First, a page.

The first day in the Dales was rainy and gray, but after a breakfast at Bernie‘s (a Dales tradition) and meeting up with Tony we headed up to Gaping Gill. All together, there were five of us: Tony, Hat, Becky, Kevin, and I. We went up…and up….and up. I don’t think I’ve ever hiked that long for a cave in my life. I think it took about an hour and twenty minutes to get the entrance. For those of you familiar with TAG, about 2-3 Surprise hikes is about the distance.
We entered the system via Bar Pot. It has two pitches to get down to Gaping Gill. The first pitch has a tight squeeze at the top, but a little wiggle and I popped through managing to not get any bits caught in my rack. It’s an awkward approach too, a 90-degree sideways bend. Lay down on your side and wiggle the feet over the edge, slide out while aiming down, clear your head of the above boulder, right yourself, and go down!
There was passage and climbing down and a handline for a slick angled boulder that I realized would be heck of a hard time getting back up later…and eventually the next drop. The first drop had been about 50-feet and this second one is about 100-ft. Tony expertly rigged the traverse line across boulders that reminded me of the land bridge in Surprise, except much more open to the floor below. At the end of the traverse was the rig point. Again, a nice easy pitch without a rebelay. I was quite happy with my decision to bring my standard climbing system, a Bungee-and-a-Half along. It would do fine for both drops without issue, and I already worked it in my head for how to approach the top of the first drop on the way out.
Now there was a lot of crawling. Luckily, hands and knees, and rather nice floor, so it wasn’t hard crawling, just a lot of it. “Follow the draft!” Tony said. And follow it we did. The airflow whipped its way through the tunnels and as it got stronger the noise of the massive waterfall in Gaping Gill main chamber became louder. Popping out into that from such a small crawl was amazing! The flow as crazy, and I can see why they rarely drop the main chamber itself. It would be rappelling in a massive waterfall for the entire time.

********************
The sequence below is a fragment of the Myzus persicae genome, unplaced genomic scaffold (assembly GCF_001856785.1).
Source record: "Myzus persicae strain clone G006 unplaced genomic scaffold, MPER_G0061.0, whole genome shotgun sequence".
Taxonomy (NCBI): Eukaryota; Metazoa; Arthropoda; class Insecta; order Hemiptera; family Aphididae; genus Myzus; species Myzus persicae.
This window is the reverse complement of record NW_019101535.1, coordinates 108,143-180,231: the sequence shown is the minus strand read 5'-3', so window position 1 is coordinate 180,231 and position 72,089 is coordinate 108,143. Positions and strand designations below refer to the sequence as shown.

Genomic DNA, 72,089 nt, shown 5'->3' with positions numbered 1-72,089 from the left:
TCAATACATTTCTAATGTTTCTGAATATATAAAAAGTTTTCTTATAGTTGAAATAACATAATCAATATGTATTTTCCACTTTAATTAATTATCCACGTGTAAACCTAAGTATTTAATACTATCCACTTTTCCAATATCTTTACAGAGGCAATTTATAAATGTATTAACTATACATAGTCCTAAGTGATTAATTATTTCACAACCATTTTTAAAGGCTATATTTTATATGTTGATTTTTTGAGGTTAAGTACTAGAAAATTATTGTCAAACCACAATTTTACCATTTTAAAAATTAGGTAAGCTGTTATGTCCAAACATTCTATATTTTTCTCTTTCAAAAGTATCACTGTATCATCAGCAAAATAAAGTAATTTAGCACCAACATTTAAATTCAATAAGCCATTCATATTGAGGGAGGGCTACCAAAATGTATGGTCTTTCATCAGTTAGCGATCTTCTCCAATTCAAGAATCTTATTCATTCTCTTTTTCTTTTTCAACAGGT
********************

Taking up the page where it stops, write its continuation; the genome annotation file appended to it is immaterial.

The top is kind of keyhole shaped, and this day it was just a wall of water. I couldn’t even see daylight as there was so much of it pouring in! I managed to get some photos although bits seem blurry due to the hurricane conditions. Water was everywhere in the air. We checked the time and realized we needed to be making our way out. While it would have been cool to watch it even longer, we probably would have gotten cold!
Climbing the 2nd drop was easy. The handline for the sloped rock though…that was a different story. It’s awkward, tight, nothing to push off from, not really easy to SRT climb it, really odd angles no matter what way you look at it. I made it up about half way and then having nothing left to hold/grab/push from, Tony jumped in behind and so I could push off his shoulders to the next bit to grab. Lots of effort for such few feet of progress!
Eventually we reached the first (entrance) drop. I was doing fine temperature wise so I let quite a few others go ahead, knowing I could be up and out in a zip. I made it to where it starts to narrow in one set, not bothering to rest. But here is where I had to plan things a bit. I went into the narrow part about 5-6ft, and then in a spot I could still turn sideways and bring my feet up (it is a slot) I detatched my foot ascender. I went up to the lip and then popped off my roller. Now for the most awkward part. Having my knee ascender on the tether actually makes maneuvers like this easier than if it were a croll and I was so closely attached to the rope. Being in a slot that barely fits my hips means there is definitely no way for me to invert so I climbed up as high as I could, letting my upper ascender get a lot of slack, trying to reach the approach line with my cowstail. Unfortunately the shape of the super-awkward rock in the way (as if a 90-deg slot bend isn’t bad enough) prevented me from going over top, and the cowstail wasn’t long enough to go underneath. So I unclipped and down-climbed slightly. I basically just jumped for it! I got partially into the horizontal slot and had to detach my upper ascender. Tony offered to clip into him for extra safety so I did. The two of us together definitely were not falling anywhere as we are both wedged as it is! Pulling myself in using him as a meat anchor worked, and my hips broke free and I was out!